While there is no plan set for the cleared lot, as of yet, there is a plan for the 136 acres that sits behind it.
There is an asphalt road directly across from Walmart that leads into a private subdivision that has been names Secluded Estates. Just down the road is a covered bridge that is not only inviting, but practical. It was built high enough over the creek that runs through the subdivision that it is crossable during heavy rains. It was also built with a high enough clearance for a semi and a load capacity that will support one.
Nothing about the name Secluded Estates is misleading. The property owners of this subdivision have the amenities of paved roads, a creek, underground electricity and city water with the bonus of large timber filled lots.
The property has been divided into 40 lots, all of which are at least three acres. Of these, four have been sold and a custom home has been built for resale on one.
Fred Goodwin of Ash Flat, along with a partner, purchased this property in 2006. And just like any development, it has taken time. One obstacle has been the boundary lines of the land. Part of the property sets just outside of the Ash Flat city limits, but an annexation is in the works to make the whole subdivision in Ash Flat.
And, while Hackney Creek makes a beautiful addition and allows the subdivision to offer creek lots, it has caused it's own problems. In the 1970s FEMA assessed the area and established base flood plains. Within Secluded Estates 18 lots are in that base flood plain.
Without even factoring in the economy, any property within a base flood plain is very hard to get financed. Goodwin said he is working on getting FEMA to reassess the property and reestablish the base flood plains.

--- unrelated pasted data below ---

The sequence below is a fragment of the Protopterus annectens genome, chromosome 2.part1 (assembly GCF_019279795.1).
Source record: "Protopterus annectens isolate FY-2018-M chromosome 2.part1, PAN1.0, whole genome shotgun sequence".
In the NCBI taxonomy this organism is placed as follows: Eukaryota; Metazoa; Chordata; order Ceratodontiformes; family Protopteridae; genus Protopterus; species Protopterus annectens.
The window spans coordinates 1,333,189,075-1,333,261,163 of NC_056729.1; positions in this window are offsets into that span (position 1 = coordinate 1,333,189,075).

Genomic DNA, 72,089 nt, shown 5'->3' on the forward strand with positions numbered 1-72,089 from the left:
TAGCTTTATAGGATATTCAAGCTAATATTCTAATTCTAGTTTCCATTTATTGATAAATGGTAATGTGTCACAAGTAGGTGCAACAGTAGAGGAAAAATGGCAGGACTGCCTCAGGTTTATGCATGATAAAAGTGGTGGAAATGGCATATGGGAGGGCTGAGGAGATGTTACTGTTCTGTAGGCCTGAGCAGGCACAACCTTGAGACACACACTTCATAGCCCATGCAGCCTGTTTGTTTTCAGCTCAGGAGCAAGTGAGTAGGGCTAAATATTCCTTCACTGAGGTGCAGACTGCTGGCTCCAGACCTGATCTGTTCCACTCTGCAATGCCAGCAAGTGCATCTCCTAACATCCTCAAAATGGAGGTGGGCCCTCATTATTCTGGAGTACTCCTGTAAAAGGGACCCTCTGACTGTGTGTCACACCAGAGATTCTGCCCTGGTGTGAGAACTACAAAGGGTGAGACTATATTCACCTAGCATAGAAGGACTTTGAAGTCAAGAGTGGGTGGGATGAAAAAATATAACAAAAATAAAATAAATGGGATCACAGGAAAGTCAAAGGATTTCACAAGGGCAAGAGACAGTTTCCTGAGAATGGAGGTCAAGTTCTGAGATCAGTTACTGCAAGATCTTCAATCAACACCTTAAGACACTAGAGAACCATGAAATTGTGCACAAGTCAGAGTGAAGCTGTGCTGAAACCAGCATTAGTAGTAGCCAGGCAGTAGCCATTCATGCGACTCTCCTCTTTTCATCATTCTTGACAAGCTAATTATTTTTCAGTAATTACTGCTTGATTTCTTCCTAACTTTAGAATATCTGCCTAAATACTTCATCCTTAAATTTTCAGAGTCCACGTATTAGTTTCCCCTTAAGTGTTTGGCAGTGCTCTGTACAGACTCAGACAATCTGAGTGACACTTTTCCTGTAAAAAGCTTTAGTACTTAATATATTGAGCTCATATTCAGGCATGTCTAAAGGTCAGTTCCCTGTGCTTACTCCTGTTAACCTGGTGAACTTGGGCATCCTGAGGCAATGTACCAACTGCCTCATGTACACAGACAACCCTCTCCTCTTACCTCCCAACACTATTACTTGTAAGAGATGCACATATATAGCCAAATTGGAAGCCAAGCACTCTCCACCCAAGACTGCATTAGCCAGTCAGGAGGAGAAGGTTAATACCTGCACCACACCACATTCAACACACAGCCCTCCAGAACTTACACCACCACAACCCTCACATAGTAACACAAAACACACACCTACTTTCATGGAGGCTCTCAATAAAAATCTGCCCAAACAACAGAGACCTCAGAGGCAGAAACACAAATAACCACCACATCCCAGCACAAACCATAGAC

Goodwin said during the floods in the Spring of 2008 the water never got to high too cross the creek. He has set flags along the bank where the water was highest.
Goodwin is confident from the level of the creek during the floods, that a structure would be safe on any of the creek lots. The only lot that he doubts is lot number seven, which as of now, he plans on making a common area for the subdivision owners.
The lots range in price, depending on location and size, from $19,500 to $39,000. Goodwin said he chose to divide the property into larger tracts not only to allow space and privacy for each owner, but also to be able to guarantee each lot will perk.
There are a few stipulations in the bill of assurance within the subdivision. Any house built in Secluded Estates has to be a minimum of 1,800 square feet and no manufactured homes will be permitted. The roofs on all houses have to be set at a specified pitch, eliminating flat roofs. No livestock or equine will be allowed and among other small things, aesthetics such as yard maintenance must be tended to.
The speculations set in the bill of assurance helps maintain each owners property value. Goodwin said while one person might not mind the sound or smell of horses, someone within the same area may not be able to live with it. He wants all of the owners in the subdivision to be happy and stay that way, which is the reason for the bill of assurance.
The first home in the subdivision is one that Goodwin had built. It is just over the required 1,800 square feet, and in the finishing stages. Everything from the siding on the house to the detail in the fixtures is top of the line.
The home has three bedrooms, including a master suite. Everything from the 3/4 inch hardwood floors to the custom tile work gives the home it's wow factor. Being a local himself Goodwin not only purchased many of the materials locally, but he also hired local contractors when possible.
"I think the best part about the division is the seclusion that it offers while being so close to town," Goodwin said. "My favorite feature is one that can be enjoyed by everyone - the covered bridge."